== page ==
The daily percentages by race for accepted in-person ballots shows this slight uptick in black voters casting ballots this year, but still down from their percentages in 2012 on the same day:
The slight uptick in 'all other races' may be something to watch moving forward as well.
So far, 60 percent of 2016's accepted in-person absentee voters used the same voting method in 2012, but there's a growing percentage over the past few days of new voters and those voters who voted on election day in 2012 (combined account for 33 percent of the accepted in-person ballots so far):
Among the regional, native vs. born out of state, and generational analysis:
Urban voters still have a commanding lead, and registered unaffiliated and registered Republicans from this area of the state are tied in their accepted in-person absentee ballots.
Non-native voters are still 57 percent of the accepted in-person ballots, and registered unaffiliated voters are one percent behind registered Republicans.
And among the generation cohorts within the accepted in-person absentee ballots, Millennial voters are inching their overall percentage of the pool up, to 18 percent today. At the beginning of this week, Baby Boomers were 45 percent of the pool, and now they are down to 43 percent, with voters from the Silent/Greatest generation dropping one percentage point as well.
As with yesterday's post, I have begun looking at the 'turnout' among registered voters in different key categories and see where things stand in terms of the 6.8 million registered voter pool and who has cast accepted in-person absentee ballots so far.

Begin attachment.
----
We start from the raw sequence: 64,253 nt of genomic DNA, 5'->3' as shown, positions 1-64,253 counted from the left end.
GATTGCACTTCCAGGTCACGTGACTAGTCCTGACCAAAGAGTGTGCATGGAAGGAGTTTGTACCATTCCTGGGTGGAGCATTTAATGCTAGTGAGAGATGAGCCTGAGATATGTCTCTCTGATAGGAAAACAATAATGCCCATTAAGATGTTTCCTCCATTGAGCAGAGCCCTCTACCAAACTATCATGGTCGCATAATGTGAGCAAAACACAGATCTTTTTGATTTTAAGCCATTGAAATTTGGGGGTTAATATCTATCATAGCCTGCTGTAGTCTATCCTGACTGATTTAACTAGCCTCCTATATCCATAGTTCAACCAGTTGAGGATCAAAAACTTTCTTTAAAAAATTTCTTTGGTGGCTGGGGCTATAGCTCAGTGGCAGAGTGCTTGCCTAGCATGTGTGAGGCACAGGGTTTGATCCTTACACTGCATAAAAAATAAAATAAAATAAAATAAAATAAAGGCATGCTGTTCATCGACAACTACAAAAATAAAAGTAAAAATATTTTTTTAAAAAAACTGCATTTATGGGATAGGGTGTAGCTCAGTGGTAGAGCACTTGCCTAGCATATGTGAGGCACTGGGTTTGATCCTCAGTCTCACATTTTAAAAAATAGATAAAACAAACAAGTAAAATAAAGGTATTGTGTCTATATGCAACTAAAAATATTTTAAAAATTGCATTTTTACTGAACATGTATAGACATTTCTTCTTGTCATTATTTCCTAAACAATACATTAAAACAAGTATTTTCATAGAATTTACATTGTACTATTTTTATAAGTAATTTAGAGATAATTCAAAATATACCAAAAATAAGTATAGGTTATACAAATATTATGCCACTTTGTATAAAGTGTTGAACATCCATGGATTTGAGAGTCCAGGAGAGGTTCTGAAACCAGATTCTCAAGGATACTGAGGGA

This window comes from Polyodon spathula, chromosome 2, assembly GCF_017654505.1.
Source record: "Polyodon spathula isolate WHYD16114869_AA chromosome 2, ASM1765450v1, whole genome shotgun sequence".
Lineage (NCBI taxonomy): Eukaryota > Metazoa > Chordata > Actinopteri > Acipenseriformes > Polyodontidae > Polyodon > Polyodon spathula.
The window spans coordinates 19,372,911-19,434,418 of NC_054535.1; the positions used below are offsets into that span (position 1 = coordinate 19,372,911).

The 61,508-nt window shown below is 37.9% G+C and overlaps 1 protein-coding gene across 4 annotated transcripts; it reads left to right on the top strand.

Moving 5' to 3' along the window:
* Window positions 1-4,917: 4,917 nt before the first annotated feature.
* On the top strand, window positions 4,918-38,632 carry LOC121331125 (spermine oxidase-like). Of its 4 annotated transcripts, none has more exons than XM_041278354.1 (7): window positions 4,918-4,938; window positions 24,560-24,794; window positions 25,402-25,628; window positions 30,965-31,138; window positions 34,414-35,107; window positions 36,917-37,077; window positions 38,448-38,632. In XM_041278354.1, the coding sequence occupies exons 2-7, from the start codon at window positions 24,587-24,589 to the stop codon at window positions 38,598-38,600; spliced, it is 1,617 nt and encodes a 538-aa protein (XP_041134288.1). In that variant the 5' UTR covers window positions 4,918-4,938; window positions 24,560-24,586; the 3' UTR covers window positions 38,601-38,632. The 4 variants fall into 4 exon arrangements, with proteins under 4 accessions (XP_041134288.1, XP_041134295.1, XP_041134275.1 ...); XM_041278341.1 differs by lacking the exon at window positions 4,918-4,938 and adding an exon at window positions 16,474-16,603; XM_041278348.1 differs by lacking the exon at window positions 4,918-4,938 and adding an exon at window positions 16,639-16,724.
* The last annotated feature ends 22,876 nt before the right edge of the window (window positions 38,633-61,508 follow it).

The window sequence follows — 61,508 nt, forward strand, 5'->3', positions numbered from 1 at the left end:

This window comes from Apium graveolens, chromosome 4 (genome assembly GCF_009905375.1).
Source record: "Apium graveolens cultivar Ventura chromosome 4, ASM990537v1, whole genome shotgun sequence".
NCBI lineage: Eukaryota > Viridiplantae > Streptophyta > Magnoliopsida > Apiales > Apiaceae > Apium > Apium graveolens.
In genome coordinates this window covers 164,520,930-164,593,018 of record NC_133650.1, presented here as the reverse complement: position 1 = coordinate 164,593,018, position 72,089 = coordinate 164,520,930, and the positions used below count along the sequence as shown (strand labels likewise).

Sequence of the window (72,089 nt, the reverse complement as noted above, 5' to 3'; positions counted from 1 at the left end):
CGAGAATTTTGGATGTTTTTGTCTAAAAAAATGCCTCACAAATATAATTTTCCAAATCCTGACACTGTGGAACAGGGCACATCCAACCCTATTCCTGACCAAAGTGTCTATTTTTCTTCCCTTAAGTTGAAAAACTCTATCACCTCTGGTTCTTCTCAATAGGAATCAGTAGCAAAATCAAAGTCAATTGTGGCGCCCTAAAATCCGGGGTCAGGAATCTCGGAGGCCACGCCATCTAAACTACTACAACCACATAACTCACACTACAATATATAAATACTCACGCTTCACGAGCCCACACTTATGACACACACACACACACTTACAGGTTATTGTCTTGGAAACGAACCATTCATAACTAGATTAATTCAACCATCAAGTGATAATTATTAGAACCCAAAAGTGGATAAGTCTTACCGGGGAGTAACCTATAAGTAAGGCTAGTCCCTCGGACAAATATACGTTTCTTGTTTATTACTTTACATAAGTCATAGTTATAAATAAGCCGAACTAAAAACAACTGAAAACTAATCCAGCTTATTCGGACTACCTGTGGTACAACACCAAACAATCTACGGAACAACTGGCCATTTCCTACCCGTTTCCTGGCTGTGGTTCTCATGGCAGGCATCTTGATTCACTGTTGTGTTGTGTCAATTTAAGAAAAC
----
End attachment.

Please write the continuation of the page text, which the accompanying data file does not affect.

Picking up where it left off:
So far, the overall turnout based on the voter registration pool stands at 36 percent. Among the turnout based on race and party registration based on their registration totals:
And the percentages of these groups compared to their total registration figures are:
In comparison to their voter registration 'turnout' rate, black voters have taken a slight edge over white voters, while a greater percentage of registered Democrats have turned out among the party registration. Traditionally, registered unaffiliated voters have a lower voter registration turnout rate than do partisan registered voters in North Carolina.
Among the turnout rates for gender, native vs. non-native born, region, and generation:
In comparison to yesterday's turnout rate, Millennials increased from 19% of their registration pool to 22 percent, while Gen Xers went from 30% to 33% of their share of the voter registration pool.
Finally, in looking at the accepted in-person absentee ballots by region and party registration:
What is interesting is that among unaffiliated voters, urban county voters are a substantial majority from that pool, while among registered Republicans, their majority of ballots is coming from both suburban and rural counties.
Accepted Mail-In Ballots:
Finally, the analysis on mail-in ballots, concentrating on accepted ballots:
Of the 138,000 accepted mail-in ballots so far, this year's total accepted mail-in ballots are only 82 percent of where things stood four years ago on this same day.
Registered Republicans are 41 percent registered Republicans, 32 percent registered Democrats, and 27 percent registered unaffiliated.
In comparison to 2012's same day totals, registered Republicans are at 65 percent of where they were four years ago on this same day, while Democrats are 94 percent and unaffiliated are at 108 percent of where their numbers were on the same day in 2012.
Among the outstanding ballots still remaining: